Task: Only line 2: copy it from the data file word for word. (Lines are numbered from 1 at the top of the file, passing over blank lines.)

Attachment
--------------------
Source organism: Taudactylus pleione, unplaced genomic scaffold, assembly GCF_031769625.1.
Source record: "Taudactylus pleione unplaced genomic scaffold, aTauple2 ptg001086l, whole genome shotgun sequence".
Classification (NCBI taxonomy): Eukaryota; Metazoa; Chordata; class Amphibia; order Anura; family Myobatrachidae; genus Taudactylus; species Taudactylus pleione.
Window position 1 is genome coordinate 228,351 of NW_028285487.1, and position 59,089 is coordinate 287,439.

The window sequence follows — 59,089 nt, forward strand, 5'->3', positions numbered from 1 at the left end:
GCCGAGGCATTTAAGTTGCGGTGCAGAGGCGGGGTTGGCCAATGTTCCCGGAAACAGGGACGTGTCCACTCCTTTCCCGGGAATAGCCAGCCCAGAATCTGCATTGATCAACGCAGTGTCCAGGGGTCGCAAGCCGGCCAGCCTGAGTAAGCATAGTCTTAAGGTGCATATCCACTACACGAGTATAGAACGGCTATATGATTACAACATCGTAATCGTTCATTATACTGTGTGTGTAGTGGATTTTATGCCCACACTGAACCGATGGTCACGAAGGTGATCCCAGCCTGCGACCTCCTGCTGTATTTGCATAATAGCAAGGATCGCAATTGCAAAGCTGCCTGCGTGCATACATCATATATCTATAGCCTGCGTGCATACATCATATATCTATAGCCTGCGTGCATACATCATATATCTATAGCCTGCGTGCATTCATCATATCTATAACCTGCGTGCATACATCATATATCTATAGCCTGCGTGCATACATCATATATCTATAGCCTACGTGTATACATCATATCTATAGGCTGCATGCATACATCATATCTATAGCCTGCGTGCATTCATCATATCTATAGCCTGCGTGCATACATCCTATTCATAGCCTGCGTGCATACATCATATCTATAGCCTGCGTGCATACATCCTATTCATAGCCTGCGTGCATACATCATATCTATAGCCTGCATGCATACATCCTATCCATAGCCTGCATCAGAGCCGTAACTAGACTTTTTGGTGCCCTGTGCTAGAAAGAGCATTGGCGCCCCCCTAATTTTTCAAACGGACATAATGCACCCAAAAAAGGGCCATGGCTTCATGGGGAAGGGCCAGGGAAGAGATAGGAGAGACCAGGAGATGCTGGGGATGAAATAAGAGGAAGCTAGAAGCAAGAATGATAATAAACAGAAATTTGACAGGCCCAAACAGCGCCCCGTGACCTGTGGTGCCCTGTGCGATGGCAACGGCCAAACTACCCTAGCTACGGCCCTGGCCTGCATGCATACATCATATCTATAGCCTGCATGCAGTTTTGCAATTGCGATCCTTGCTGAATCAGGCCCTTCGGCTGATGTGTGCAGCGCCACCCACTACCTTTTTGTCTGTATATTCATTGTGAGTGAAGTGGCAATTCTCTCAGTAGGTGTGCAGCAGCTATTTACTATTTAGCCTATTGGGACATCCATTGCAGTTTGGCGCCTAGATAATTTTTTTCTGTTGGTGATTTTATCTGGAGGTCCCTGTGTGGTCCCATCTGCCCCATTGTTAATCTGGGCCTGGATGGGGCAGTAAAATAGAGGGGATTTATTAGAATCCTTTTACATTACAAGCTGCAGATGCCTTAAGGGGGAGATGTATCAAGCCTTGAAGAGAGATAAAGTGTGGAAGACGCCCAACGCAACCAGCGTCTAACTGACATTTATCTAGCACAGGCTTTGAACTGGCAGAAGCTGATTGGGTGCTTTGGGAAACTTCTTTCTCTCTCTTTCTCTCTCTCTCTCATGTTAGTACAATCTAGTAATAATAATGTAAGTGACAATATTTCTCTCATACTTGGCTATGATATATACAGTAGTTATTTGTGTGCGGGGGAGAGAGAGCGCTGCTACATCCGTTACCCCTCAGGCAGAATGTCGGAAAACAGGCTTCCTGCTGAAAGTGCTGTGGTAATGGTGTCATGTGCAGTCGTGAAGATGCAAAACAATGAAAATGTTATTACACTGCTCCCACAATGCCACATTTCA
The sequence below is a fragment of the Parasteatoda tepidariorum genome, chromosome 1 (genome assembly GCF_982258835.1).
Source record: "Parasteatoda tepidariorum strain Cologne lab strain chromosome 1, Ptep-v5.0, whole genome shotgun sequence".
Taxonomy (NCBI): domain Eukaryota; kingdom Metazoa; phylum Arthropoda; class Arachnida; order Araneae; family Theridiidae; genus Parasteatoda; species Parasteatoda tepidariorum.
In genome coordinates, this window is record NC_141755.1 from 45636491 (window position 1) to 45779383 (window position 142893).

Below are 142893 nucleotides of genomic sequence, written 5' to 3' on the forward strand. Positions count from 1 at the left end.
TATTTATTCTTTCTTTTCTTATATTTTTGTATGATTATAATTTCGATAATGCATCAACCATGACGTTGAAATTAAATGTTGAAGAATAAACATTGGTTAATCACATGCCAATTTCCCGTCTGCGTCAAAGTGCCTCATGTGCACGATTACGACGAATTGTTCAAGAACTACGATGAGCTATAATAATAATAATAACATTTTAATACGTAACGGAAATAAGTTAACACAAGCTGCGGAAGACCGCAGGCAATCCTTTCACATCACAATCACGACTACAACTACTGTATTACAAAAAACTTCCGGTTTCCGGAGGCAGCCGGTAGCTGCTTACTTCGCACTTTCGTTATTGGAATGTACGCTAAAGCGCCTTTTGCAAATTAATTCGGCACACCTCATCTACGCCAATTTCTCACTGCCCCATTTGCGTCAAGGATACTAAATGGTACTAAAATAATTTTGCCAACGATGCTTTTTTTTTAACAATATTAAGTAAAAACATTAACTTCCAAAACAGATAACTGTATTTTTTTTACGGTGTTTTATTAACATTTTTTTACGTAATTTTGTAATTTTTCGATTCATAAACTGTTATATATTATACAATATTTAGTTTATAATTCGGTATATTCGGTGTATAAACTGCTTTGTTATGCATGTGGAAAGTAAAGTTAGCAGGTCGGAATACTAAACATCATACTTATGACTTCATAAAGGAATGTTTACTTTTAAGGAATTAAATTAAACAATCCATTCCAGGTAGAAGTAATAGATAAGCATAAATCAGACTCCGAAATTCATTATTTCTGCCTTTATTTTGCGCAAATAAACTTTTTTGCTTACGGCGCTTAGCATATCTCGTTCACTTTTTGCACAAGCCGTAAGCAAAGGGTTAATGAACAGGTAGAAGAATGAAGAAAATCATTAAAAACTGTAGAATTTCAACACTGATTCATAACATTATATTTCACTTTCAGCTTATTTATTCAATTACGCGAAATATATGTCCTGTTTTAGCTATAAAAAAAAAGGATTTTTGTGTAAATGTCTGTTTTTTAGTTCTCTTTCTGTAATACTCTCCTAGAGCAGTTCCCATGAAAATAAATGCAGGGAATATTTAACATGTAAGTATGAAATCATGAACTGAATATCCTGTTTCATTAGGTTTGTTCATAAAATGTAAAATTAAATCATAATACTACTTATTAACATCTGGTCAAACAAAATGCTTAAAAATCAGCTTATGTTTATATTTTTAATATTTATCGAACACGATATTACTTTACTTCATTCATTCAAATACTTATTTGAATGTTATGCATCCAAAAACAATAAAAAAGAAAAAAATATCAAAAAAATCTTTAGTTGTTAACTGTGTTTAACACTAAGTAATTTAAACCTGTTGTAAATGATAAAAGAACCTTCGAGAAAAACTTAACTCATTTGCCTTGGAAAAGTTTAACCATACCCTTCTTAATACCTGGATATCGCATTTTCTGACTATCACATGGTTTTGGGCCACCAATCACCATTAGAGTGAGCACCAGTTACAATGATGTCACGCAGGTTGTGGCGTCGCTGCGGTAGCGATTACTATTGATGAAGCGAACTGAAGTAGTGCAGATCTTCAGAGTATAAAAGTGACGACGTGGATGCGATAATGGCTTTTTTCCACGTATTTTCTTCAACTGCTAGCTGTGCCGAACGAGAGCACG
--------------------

Source record: "Taudactylus pleione unplaced genomic scaffold, aTauple2 ptg001086l, whole genome shotgun sequence".